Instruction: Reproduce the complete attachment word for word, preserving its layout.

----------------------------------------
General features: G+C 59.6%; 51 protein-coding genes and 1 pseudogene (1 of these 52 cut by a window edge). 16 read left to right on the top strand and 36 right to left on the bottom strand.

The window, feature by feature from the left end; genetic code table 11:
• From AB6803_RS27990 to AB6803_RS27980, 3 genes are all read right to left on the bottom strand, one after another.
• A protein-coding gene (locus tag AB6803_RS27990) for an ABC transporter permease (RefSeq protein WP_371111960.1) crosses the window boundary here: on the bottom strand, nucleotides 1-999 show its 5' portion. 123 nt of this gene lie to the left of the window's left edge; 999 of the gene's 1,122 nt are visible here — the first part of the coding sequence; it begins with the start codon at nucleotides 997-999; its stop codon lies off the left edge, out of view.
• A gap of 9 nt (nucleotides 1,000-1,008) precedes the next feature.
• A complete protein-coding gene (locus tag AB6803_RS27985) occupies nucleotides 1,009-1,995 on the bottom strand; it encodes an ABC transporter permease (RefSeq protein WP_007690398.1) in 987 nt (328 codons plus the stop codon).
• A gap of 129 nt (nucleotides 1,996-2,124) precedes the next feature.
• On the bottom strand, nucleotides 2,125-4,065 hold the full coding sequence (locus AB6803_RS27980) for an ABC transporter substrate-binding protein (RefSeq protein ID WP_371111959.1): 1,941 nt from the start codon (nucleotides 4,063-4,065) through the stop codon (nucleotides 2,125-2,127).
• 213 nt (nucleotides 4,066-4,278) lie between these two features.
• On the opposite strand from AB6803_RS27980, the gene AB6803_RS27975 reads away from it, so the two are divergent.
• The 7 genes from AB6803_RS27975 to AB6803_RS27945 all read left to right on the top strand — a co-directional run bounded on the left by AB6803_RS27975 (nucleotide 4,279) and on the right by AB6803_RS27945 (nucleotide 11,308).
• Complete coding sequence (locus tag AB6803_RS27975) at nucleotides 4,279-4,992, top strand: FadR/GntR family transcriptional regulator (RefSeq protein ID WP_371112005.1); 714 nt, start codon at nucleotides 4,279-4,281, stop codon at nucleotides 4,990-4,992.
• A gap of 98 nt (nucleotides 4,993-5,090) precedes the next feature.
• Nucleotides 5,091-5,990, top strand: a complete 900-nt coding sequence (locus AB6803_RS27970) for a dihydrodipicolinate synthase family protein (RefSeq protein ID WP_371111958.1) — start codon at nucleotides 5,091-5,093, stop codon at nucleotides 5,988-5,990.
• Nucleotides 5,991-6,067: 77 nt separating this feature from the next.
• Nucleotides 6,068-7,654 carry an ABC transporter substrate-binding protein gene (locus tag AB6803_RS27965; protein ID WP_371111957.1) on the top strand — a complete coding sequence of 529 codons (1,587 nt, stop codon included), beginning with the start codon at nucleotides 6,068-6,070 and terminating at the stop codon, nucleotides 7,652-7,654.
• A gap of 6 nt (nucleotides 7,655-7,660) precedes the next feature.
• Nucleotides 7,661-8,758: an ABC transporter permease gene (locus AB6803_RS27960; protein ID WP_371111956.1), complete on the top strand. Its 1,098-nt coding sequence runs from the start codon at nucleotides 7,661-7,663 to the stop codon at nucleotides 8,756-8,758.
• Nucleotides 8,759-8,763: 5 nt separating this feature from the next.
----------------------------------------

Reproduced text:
General features: G+C 59.6%; 51 protein-coding genes and 1 pseudogene (1 of these 52 cut by a window edge). 16 read left to right on the top strand and 36 right to left on the bottom strand.

The window, feature by feature from the left end; genetic code table 11:
• From AB6803_RS27990 to AB6803_RS27980, 3 genes are all read right to left on the bottom strand, one after another.
• A protein-coding gene (locus tag AB6803_RS27990) for an ABC transporter permease (RefSeq protein WP_371111960.1) crosses the window boundary here: on the bottom strand, nucleotides 1-999 show its 5' portion. 123 nt of this gene lie to the left of the window's left edge; 999 of the gene's 1,122 nt are visible here — the first part of the coding sequence; it begins with the start codon at nucleotides 997-999; its stop codon lies off the left edge, out of view.
• A gap of 9 nt (nucleotides 1,000-1,008) precedes the next feature.
• A complete protein-coding gene (locus tag AB6803_RS27985) occupies nucleotides 1,009-1,995 on the bottom strand; it encodes an ABC transporter permease (RefSeq protein WP_007690398.1) in 987 nt (328 codons plus the stop codon).
• A gap of 129 nt (nucleotides 1,996-2,124) precedes the next feature.
• On the bottom strand, nucleotides 2,125-4,065 hold the full coding sequence (locus AB6803_RS27980) for an ABC transporter substrate-binding protein (RefSeq protein ID WP_371111959.1): 1,941 nt from the start codon (nucleotides 4,063-4,065) through the stop codon (nucleotides 2,125-2,127).
• 213 nt (nucleotides 4,066-4,278) lie between these two features.
• On the opposite strand from AB6803_RS27980, the gene AB6803_RS27975 reads away from it, so the two are divergent.
• The 7 genes from AB6803_RS27975 to AB6803_RS27945 all read left to right on the top strand — a co-directional run bounded on the left by AB6803_RS27975 (nucleotide 4,279) and on the right by AB6803_RS27945 (nucleotide 11,308).
• Complete coding sequence (locus tag AB6803_RS27975) at nucleotides 4,279-4,992, top strand: FadR/GntR family transcriptional regulator (RefSeq protein ID WP_371112005.1); 714 nt, start codon at nucleotides 4,279-4,281, stop codon at nucleotides 4,990-4,992.
• A gap of 98 nt (nucleotides 4,993-5,090) precedes the next feature.
• Nucleotides 5,091-5,990, top strand: a complete 900-nt coding sequence (locus AB6803_RS27970) for a dihydrodipicolinate synthase family protein (RefSeq protein ID WP_371111958.1) — start codon at nucleotides 5,091-5,093, stop codon at nucleotides 5,988-5,990.
• Nucleotides 5,991-6,067: 77 nt separating this feature from the next.
• Nucleotides 6,068-7,654 carry an ABC transporter substrate-binding protein gene (locus tag AB6803_RS27965; protein ID WP_371111957.1) on the top strand — a complete coding sequence of 529 codons (1,587 nt, stop codon included), beginning with the start codon at nucleotides 6,068-6,070 and terminating at the stop codon, nucleotides 7,652-7,654.
• A gap of 6 nt (nucleotides 7,655-7,660) precedes the next feature.
• Nucleotides 7,661-8,758: an ABC transporter permease gene (locus AB6803_RS27960; protein ID WP_371111956.1), complete on the top strand. Its 1,098-nt coding sequence runs from the start codon at nucleotides 7,661-7,663 to the stop codon at nucleotides 8,756-8,758.
• Nucleotides 8,759-8,763: 5 nt separating this feature from the next.